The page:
South Africa joins countries across the globe to celebrate Global Wind Day 2017. This worldwide event that occurs annually on 15 June, is a day for re-considering wind, and the power it holds to reshape our energy systems, decarbonise our economy and boost jobs and growth.

In more than 80 countries worldwide, wind farms generate clean and renewable power, and South Africa is no exception. From the shores of the Western Cape, across the Eastern and Northern Cape, to the Northern borders of South Africa, wind farms are producing power, creating local value and building futures.

Since the first RE independent power producer (REIPP) started commercial operation at the end of 2013, 15 220 GWh have been generated, reducing carbon emissions by 15.4 Mtons. Of this, wind projects have contributed 7 603 GWh reducing carbon emissions by 7.7 Mtons.

“Our industry can be proud, not only of the clean, green, renewable power that we are putting into the national grid, but for what we are contributing to communities across rural South Africa,” said Brenda Martin, CEO of the South African Wind power Association (SAWEA).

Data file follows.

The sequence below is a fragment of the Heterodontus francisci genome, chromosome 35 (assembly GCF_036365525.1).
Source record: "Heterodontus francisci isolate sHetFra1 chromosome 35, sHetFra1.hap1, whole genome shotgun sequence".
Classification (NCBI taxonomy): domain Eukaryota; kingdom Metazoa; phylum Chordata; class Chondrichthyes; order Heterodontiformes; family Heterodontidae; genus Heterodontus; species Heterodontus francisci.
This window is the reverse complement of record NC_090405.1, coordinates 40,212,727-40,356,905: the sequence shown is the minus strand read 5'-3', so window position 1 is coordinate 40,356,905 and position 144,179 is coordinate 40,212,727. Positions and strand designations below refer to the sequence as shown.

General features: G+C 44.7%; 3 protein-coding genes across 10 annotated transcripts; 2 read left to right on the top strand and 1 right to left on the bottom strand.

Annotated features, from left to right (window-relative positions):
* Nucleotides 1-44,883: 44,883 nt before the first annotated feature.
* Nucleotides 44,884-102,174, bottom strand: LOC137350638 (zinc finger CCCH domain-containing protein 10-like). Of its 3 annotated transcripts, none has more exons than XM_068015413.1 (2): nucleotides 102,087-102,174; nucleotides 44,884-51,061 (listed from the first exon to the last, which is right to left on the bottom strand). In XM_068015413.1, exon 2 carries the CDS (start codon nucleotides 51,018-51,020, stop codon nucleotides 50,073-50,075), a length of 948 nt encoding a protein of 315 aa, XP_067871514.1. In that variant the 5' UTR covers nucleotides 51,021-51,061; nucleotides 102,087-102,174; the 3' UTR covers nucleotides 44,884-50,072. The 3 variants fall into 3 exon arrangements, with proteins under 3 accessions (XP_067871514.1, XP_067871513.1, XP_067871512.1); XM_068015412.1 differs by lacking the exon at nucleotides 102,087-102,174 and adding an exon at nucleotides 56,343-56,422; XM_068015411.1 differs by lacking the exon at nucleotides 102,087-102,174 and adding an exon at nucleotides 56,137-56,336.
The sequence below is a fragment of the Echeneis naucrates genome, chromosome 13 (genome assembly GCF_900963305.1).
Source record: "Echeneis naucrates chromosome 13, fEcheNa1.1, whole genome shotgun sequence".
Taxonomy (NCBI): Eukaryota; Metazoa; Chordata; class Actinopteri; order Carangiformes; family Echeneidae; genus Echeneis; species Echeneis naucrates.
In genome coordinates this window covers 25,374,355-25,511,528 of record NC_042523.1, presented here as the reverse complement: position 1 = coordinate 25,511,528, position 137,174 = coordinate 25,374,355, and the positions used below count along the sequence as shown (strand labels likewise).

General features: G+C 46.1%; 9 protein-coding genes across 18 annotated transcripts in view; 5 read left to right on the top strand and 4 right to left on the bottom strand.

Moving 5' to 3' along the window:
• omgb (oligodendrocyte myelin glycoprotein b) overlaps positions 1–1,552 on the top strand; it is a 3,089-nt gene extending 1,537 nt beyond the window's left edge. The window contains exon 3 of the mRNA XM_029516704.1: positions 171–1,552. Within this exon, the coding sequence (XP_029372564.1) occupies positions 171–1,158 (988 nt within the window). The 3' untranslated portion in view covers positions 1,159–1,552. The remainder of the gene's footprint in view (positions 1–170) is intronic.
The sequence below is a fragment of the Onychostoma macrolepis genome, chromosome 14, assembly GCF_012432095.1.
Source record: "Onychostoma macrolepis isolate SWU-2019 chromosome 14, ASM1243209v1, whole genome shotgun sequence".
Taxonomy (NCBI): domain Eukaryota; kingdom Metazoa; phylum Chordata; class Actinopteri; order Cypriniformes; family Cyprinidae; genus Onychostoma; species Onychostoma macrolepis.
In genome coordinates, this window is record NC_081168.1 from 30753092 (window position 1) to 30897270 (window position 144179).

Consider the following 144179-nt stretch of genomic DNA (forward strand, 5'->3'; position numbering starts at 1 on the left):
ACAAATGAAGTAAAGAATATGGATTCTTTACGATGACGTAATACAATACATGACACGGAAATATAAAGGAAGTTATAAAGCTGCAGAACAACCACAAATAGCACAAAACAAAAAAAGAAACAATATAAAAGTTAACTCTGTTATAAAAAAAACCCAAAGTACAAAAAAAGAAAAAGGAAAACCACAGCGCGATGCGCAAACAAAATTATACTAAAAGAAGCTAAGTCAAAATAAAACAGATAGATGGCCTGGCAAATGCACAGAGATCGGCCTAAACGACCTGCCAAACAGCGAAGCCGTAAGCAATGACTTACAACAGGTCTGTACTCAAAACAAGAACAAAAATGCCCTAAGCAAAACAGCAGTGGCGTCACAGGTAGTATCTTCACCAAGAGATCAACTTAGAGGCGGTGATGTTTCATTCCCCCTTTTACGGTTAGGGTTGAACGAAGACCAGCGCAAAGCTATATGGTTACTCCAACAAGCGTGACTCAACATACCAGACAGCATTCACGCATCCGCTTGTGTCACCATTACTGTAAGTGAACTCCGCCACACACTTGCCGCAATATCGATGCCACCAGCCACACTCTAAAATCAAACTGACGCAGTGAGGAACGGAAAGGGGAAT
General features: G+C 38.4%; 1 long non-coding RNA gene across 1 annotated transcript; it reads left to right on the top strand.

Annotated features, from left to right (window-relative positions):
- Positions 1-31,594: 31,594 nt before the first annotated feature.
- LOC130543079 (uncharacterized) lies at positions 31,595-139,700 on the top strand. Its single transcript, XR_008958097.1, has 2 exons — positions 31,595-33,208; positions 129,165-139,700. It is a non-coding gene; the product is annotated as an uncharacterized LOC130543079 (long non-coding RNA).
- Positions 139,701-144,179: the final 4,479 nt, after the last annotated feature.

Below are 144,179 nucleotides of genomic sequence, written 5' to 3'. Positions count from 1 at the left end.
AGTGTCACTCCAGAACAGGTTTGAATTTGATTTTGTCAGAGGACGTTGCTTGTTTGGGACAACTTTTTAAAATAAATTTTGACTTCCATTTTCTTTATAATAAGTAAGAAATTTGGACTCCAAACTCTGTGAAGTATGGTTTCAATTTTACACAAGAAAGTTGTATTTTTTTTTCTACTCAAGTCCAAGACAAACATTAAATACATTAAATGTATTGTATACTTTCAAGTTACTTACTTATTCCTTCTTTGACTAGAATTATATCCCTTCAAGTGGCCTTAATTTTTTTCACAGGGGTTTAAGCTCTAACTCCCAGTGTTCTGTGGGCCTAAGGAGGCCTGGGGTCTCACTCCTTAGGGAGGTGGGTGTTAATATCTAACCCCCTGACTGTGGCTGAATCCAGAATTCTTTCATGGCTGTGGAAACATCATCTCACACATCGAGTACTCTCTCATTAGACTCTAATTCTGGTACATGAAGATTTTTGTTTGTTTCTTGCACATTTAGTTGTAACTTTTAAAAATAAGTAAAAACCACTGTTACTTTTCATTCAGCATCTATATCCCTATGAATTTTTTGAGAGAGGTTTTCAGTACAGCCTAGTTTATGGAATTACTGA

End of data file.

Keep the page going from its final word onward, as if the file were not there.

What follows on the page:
In just three years South Africa has become the largest Wind power producer on the continent, generating 1.4 gigawatts from 600+ wind turbines. Wind power avoids the power-related use of water by around 600 million litres each year.

Through the SA government-led RE Independent Power Producer Procurement Programme (REI4P), over the past four years Wind power has been directly supporting broader socio-economic objectives including thousands of jobs for local youth and women. While the programme implementation has been delayed for the past two years, due to an impasse with Eskom, this initial developmental impact can grow exponentially, once the outstanding Power Purchase Agreements are signed. “Among the delayed projects, approximately R7 billion, has been legally committed for socio-economic development by wind farms alone,” concluded Martin.


The European Wind power Association, and the Global Wind power Council, coordinate the Global Wind Day through a network of partners. The day started as a European one in 2007 and went Global in 2009. On 15 June, hundreds of public events are organised in 40 countries around the world.


  1. Wind power is converted to mechanical energy through the turning turbine blades.
  2. The turbine blades transfer this mechanical energy via the shaft and gearbox to the electrical generator that turns the mechanical energy into electrical energy (or power).
  3. This electrical energy is then made grid compatible.
  4. The grid compatible power is fed from the Wind Turbines via a network of underground cables across the wind farm to the project substation. The substation forms the connection point between the local wind farm grid and Eskom’s national grid.
  5. Eskom’s grid then supplies this power, along with other power, to consumers.
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